In qualified praise of Stephen Vizinczey

Bryan Appleyard

  • Truth and Lies in Literature: Reviews and Essays by Stephen Vizinczey
    Hamish Hamilton, 399 pp, £12.95, June 1986, ISBN 0 241 11805 0
  • In Praise of Older Women: The Amorous Recollections of A.V. by Stephen Vizinczey
    Hamish Hamilton, 192 pp, £8.95, February 1985, ISBN 0 241 11378 4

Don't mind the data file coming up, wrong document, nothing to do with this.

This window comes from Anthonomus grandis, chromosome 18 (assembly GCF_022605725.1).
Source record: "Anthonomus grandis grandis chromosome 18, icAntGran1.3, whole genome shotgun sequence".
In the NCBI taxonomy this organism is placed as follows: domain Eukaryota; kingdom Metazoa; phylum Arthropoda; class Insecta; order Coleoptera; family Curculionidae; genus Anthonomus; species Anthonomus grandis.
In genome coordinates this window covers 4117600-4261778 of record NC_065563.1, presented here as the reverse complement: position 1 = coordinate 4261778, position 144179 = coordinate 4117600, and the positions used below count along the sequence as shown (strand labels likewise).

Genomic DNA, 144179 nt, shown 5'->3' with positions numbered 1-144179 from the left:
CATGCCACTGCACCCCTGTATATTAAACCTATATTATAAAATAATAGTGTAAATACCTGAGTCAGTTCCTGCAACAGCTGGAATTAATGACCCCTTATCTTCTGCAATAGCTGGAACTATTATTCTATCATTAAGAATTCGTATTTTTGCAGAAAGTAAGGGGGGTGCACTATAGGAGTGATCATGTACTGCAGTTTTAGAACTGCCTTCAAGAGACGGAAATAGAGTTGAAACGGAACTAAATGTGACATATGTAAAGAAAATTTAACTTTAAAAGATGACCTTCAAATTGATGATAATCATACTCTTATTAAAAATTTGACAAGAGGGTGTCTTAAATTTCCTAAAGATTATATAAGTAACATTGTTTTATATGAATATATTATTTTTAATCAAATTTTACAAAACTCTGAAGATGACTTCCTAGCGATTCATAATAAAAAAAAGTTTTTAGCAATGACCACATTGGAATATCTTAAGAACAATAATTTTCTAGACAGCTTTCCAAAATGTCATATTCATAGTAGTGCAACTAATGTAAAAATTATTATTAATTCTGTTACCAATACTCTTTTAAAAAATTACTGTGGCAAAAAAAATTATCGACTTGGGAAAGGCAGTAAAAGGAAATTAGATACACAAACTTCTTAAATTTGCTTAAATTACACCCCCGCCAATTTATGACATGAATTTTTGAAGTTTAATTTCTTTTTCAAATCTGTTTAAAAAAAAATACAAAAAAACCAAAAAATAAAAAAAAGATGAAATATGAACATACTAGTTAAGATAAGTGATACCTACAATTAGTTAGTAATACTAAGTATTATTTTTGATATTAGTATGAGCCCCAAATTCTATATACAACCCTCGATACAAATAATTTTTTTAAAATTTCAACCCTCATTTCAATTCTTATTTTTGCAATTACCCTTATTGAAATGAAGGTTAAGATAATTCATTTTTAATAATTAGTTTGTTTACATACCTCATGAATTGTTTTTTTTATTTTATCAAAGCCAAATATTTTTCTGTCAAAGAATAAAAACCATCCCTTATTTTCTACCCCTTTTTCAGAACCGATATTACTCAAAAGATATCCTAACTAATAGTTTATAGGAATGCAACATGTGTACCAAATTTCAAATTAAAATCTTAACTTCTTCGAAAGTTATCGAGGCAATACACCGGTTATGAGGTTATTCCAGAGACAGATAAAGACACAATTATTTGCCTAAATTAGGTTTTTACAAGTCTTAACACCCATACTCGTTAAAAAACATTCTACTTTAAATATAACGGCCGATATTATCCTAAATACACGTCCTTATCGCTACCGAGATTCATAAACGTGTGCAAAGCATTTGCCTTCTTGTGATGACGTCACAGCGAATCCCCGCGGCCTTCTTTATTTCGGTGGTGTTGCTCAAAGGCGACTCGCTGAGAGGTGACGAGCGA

There is nothing enigmatic about Stephen Vizinczey. He has views, he shouts, cajoles, threatens and sneers. He worships Kleist and Stendhal, loathes William Styron and Sainte-Beuve, is conspicuously silent about Flaubert and seems to have a love-hate relationship with Nabokov. He delights in summoning up his rhetoric of loathing for the Nazis and the Mafia and in distilling hard, frequently paradoxical conclusions from his insights. ‘Cowards are dangerous,’ he hisses in a review of Gitta Sereny’s book on the Nazis, Into that Darkness, and, at the end of the same review: ‘the safety of the state depends on cultivating the imagination.’ On the autobiography of a Mafia boss he says: ‘The book exudes moral insanity in the way most modern fiction does.’ Reviewing Kate Millett, he observes: ‘erection-anxiety is the main source of evil in the world.’

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